Bosna posrće zbog nezgrapnog sistema

Bosnia falters under an unwieldy system

International New York Times, 11. februar 2014.

Bosna posrće zbog nezgrapnog sistema

Najrasprostranjeniji antivladini protesti u Bosni u zadnje dvije decenije ostavili su pustoš u centru Sarajeva, kao i u drugih pet gradova, demonstranti su iskalili svoj bijes ka političarima koji služe sami sebi, najkorumpiraniji su i najglomaznji politički sistem u Evropi.

Objavljeno ne International New York times, 11. februara 2014.



Bosnia’s most widespread antigovernment protests in almost two decades shut down the center of Sarajevo and affected five other cities on Monday as demonstrators vented their anger at politicians they view as self-serving and corrupt in the most cumbersome political

system in Europe. Although the complex mechanism negotiated in Dayton, Ohio, by the United States to end Bosnia’s almost four-year war in the 1990s halted mass bloodshed,

it has proven unable to furnish public prosperity or more than tenuous peace.

Angry youths and workers recently laid off in Tuzla, once an industrial hub in northern Bosnia, rioted last week, provoking demonstrations across the ethnically mixed parts of Bosnia governed by a Muslim-Croat federation.

There has been almost no unrest in the Bosnian Serb republic, which in general has less freedom of expression. Some 1,000 protesters fanned out across downtown Sarajevo on Monday, chanting slogans against ‘‘criminals’’ in government and urging those in authority

to ‘‘resign today!’’ The march drew a cross-section of ages, a few workers and many more middle-class students or unemployed graduates, and passed without clashes with riot police officers guarding government buildings.

Several of the younger demonstrators said they were there because, as Sajida Tulic, a 27-year-old actress, put it: ‘‘This is not a way of living. We want our dignity back.’’

Lejla Kusturica, 29, said, ‘‘I think the biggest fear of our politicians is a united people.’’ She later briefly addressed the ragtag crowd through a megaphone that was barely audible to most demonstrators. Ms. Kusturica said she was not deterred by government politicians denouncing

the demonstrators as hooligans, because, she said, ‘‘We have no other chance.’’

Police violence against demonstrators in Tuzla last week set off a protest on Friday in Sarajevo, where masked youths stormed two major government buildings, setting fires and smashing windows. Unrest was reported in at least a dozen other towns, although in some places the crowds were small.

“The best thing is that it is not just Sarajevo,” Jasmin Telalic, 21, an engineering student, said on Monday in the Bosnian capital. Local news media reported unrest in Mostar, a predominantly Croat city in the south, as well as in Tuzla and other locations.

State-run news media and officials have said in recent days that the demonstrators were organized hooligans, or were mixed up with drug dealers, but the Sarajevo protest on Monday had a makeshift air. Some participants carried flimsy handmade signs railing against factory closings or against certain politicians; they called for a new government of the expert, the young and, above all, the uncorrupt.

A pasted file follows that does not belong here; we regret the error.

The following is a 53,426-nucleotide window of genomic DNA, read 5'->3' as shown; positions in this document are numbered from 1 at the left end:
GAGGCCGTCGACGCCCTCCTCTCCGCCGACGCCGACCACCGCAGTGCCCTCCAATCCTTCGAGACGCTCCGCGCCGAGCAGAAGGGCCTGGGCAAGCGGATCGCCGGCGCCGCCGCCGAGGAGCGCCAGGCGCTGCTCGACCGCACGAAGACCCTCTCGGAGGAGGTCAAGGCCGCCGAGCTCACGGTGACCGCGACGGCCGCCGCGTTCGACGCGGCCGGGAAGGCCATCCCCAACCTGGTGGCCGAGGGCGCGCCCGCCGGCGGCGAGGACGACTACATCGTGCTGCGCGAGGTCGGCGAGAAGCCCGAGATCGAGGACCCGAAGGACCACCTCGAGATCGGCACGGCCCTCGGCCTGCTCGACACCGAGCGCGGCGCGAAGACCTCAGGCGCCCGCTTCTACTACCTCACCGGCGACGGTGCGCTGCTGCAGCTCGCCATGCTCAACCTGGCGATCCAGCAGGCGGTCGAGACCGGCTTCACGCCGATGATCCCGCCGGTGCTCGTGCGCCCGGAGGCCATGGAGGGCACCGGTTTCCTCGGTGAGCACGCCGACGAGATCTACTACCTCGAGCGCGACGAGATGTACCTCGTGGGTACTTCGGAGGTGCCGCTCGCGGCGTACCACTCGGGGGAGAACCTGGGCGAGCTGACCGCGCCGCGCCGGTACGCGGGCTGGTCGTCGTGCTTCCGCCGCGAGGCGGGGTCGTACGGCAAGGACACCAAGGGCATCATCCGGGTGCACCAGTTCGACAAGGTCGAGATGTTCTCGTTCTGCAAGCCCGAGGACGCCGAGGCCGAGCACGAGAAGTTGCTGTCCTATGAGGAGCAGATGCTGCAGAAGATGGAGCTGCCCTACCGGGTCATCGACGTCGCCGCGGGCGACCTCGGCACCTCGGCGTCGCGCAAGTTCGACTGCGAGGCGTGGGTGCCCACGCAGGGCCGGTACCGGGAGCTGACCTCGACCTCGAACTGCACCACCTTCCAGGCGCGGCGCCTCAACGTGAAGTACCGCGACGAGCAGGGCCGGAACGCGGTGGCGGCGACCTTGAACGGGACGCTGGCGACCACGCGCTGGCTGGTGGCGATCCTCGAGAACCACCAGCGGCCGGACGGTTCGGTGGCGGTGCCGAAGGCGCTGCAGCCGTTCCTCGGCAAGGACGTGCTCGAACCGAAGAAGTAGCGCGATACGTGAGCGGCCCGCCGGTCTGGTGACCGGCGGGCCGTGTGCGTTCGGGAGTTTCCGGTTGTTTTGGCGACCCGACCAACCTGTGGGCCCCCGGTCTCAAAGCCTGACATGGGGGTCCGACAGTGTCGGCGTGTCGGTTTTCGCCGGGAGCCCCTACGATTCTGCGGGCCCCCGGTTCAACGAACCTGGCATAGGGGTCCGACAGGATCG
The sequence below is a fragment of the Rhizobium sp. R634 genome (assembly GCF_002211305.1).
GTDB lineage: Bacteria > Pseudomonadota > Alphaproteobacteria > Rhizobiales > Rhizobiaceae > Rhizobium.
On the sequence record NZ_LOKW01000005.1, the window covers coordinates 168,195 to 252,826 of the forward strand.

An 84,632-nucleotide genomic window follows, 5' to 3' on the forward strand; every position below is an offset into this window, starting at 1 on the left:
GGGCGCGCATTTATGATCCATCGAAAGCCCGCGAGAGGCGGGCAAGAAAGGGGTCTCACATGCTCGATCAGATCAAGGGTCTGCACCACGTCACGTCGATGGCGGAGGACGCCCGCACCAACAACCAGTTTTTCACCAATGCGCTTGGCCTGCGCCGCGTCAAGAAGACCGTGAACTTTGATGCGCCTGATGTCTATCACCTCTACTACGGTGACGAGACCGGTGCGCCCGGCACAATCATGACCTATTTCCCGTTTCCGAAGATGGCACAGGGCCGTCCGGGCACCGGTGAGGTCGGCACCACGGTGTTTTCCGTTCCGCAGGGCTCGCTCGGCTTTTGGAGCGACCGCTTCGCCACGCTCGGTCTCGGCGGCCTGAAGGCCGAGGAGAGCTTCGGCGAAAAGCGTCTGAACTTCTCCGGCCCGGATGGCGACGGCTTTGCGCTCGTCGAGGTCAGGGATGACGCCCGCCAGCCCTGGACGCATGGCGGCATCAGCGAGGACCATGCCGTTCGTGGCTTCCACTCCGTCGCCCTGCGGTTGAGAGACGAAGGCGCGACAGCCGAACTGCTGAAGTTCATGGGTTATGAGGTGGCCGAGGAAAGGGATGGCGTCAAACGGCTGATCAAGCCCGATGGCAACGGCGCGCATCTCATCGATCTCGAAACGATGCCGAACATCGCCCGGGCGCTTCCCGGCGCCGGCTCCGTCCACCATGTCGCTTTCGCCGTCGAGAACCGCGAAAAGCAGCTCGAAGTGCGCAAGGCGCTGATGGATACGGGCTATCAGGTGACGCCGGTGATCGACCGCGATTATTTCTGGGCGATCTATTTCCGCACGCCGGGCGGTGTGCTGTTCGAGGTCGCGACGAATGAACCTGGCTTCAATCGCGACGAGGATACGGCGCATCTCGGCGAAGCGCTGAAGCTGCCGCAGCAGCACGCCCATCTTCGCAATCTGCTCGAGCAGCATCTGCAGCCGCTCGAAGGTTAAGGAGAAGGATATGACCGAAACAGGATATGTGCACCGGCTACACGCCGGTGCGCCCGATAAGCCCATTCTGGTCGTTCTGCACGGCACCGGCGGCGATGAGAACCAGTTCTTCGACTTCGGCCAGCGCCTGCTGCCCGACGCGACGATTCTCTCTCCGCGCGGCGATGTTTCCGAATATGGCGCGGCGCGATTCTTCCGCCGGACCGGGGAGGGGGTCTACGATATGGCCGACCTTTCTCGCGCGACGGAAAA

Bosnia’s political system allows scores of political parties to obtain state financing, and the proliferation of bureaucracies — in addition to the Muslim-Croat and Serb entities, there is a three-person presidency, 10 cantonal administrations and scores of municipalities — has made the government by far the country’s biggest employer.

The Dayton accords among the leaders of warring Serbs, Croats and Muslims — the latter now called Bosniaks — brought an end to the 1992-95 civil war by constructing a decentralized state that gave each a share of power and none of them dominance. The chief American negotiator, Richard C. Holbrooke, who died in 2010, was widely hailed for his diplomatic skill in ending the slaughter. But the Bosnians have since added layers of complexity to the original design that have entrenched the political elite while often hindering economic development.

Overall unemployment is estimated at 27 percent to 40 percent, and as many as 70 percent of young people are said to be without work.

Back-room deals between businesses and those in political power have been a way of life here at least since the Communist Yugoslav days of Josip Broz Tito, who is nonetheless revered here for having kept at bay the ethnic rivalries that nationalist politicians exploited in the 1990s after his death in 1980. The wars that resulted killed more than 100,000 people and caused millions to flee their homes.

Social media — primarily Facebook and Twitter — has recently harnessed long-simmering frustration and anger at state corruption, leading to demonstrations where the gulf between the protesters and the political elite was palpable, and somewhat reminiscent of the recent, far bigger antigovernment protests in Ukraine.

Bosnia has received billions of dollars in aid, and foreign officials and forces have been sent to help coax the ravaged country back to peaceful life. Compared with how things were 18 years ago, there have been achievements. But they have fallen far short of what Western donors and leaders had hoped.

The unrest now is “a wake-up call,” according to the British foreign secretary, William Hague.

Several older demonstrators in Sarajevo said Monday that they were marching on behalf of their children or grandchildren.

“I just want to support the young people of our country,” said Belma Ridzal, 44, who said she splits her time between Sarajevo and Amsterdam. While her own children were building a future outside Bosnia, she said, other people’s children should have that same chance at home. “It’s very simple,” she added. “It’s their time.”